PITTSBURGH — Gabe Kapler called a team meeting on Sunday afternoon, just before the Phillies headed out for the series finale at PNC Park..
The Phillies manager had an announcement to make: Aaron Nola was an all-star.
"It was as proud a moment for this clubhouse as you could possibly imagine when people heard that he was selected to be a major-league all-star. He earned it and every bit of praise is deserved," Kapler said. "I told them we wouldn't be where we are today without Noles' contributions, which have been off-the-charts good."
Nola was selected to be the team's lone representative In the All-Star Game on July 17 in Washington at Nationals Park. He will start Monday in New York and then pitch again on either Saturday or Sunday in Miami. Nola will not be allowed to pitch in the All-Star Game if he starts on Sunday.
The righthander joins Randy Wolf and Cole Hamels the only homegrown Phillies pitchers in the last 20 years to make the All-Star Game.
"It feels good. My first one. I watched it on TV a lot, so it will be exciting to see what it's all about and see all the all-stars," Nola said. "I wasn't really trying to pitch to be an all-star, I was just trying to do my job for the team and try to win for the team and do my part."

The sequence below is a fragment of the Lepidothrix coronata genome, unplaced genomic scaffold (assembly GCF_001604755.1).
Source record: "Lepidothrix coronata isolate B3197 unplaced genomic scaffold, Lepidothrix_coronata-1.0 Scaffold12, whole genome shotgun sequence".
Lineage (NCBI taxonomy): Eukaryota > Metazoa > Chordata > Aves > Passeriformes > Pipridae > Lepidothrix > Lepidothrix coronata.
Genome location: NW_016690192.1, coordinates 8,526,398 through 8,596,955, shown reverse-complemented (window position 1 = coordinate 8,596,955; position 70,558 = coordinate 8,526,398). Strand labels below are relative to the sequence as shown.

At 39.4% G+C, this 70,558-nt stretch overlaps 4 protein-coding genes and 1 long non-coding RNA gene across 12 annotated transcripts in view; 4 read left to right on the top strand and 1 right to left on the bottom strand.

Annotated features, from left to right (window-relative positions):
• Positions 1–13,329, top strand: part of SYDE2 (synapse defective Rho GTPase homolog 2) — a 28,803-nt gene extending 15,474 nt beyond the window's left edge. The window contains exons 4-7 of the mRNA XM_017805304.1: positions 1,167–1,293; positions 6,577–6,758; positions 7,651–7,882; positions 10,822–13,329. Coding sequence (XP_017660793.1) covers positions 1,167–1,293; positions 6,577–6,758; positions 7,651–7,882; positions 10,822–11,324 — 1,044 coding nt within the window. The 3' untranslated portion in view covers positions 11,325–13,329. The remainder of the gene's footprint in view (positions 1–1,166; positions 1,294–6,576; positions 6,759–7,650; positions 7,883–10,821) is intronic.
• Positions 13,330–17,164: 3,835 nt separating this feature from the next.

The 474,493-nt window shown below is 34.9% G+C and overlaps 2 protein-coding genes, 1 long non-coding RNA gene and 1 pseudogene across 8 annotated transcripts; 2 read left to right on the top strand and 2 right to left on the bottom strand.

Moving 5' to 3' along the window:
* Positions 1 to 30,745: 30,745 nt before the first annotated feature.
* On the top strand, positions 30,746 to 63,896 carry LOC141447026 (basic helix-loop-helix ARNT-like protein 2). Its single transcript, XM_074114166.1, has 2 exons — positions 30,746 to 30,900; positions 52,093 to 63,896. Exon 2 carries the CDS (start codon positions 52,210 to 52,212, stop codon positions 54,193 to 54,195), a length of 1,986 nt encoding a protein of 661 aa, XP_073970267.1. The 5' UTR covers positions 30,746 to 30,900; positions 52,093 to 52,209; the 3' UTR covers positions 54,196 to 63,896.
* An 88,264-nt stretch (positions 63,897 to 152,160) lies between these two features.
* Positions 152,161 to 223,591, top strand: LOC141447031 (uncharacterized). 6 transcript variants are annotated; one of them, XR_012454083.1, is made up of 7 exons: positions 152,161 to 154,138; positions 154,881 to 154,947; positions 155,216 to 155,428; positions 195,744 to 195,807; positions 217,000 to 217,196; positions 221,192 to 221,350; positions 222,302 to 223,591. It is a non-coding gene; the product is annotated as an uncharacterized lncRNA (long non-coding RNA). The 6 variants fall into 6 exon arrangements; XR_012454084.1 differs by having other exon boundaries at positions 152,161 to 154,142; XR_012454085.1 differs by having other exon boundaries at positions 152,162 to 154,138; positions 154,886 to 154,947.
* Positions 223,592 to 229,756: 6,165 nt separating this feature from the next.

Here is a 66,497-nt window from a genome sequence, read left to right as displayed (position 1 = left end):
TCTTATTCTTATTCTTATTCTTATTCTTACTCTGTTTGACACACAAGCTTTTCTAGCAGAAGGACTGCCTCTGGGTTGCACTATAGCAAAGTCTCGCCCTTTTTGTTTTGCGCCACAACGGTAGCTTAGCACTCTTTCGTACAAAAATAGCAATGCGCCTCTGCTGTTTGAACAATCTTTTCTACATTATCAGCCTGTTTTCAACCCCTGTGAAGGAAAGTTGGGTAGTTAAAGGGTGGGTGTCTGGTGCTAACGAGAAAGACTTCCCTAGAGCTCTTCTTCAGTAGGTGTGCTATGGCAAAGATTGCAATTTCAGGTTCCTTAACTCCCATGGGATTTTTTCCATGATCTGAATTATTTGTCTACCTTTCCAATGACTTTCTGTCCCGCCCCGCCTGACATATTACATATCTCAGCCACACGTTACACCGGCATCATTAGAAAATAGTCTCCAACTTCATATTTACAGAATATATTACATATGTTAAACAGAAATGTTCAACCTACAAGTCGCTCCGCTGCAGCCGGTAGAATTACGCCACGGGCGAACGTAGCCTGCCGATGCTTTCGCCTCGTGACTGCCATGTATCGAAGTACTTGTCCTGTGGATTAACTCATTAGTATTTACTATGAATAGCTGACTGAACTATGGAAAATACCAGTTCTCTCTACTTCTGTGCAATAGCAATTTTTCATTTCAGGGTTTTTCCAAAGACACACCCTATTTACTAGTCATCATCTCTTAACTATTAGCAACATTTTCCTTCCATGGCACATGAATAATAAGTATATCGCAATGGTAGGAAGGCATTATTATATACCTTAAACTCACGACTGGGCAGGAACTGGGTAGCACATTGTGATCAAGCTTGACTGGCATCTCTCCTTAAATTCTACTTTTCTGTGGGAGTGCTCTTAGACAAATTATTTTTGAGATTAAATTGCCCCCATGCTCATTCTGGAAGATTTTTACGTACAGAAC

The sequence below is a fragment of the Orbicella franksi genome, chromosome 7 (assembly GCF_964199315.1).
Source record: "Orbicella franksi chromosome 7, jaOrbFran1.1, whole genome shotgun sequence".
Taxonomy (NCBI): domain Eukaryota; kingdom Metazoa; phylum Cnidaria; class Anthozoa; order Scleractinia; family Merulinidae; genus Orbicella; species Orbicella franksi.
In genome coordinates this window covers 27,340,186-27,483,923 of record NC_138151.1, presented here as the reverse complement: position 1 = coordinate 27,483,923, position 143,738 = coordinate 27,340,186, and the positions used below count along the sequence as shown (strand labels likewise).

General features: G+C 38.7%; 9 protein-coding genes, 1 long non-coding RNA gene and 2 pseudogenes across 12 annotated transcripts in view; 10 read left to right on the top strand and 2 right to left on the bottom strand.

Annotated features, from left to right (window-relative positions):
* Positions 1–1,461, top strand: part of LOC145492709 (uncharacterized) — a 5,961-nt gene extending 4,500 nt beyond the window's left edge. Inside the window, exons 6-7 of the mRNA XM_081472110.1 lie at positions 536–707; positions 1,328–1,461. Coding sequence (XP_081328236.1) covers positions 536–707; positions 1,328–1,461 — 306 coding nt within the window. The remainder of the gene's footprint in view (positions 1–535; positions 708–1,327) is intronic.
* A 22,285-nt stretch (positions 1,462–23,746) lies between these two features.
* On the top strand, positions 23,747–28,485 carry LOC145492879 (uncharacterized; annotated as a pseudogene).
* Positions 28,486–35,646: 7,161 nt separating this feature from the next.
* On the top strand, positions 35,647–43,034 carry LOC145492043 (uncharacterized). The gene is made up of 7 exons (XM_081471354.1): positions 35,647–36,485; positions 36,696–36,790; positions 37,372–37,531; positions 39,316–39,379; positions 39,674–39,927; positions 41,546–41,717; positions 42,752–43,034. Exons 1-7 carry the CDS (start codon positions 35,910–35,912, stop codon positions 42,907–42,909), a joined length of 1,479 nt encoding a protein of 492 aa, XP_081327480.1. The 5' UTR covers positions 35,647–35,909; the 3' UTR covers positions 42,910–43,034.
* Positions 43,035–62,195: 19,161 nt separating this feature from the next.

The Phillies were denied a second all-star despite being in first place and having 20 more wins through 87 games than they did last season. Rhys Hoskins, Odubel Herrera, and Seranthony Dominguez seemed to have a chance to join Nola. The Phillies have not had multiple all-stars since 2013.
Nola entered Sunday ranked third among NL starters in WAR (3.6), fifth in ERA (2.41), fifth in strikeouts (116), and tied for first with 11 wins. Three years after his major-league debut, Nola has emerged as of baseball's elite pitchers.
"I've had my ups and downs for sure," Nola said. "I had a decent time when I came up in '15 and then a bumpy road in '16 when I got hurt, and then last year I did well and had my back injury but finished out the season healthy. This year, I made it to the All-Star Game. Definitely had my ups and downs, but I feel like I've learned a lot about myself and who I am as a player."
The Phillies' starting pitchers entered Sunday with the highest WAR in the National League (9.8), the fourth-best ERA (3.76), and the fifth-best strikeouts per nine innings (9.11). They are able to think about the postseason because of their starting rotation. And Nola has been the leader.
"He's a calm, confident, competitive and very talented individual who really knows how to pitch," Kapler said.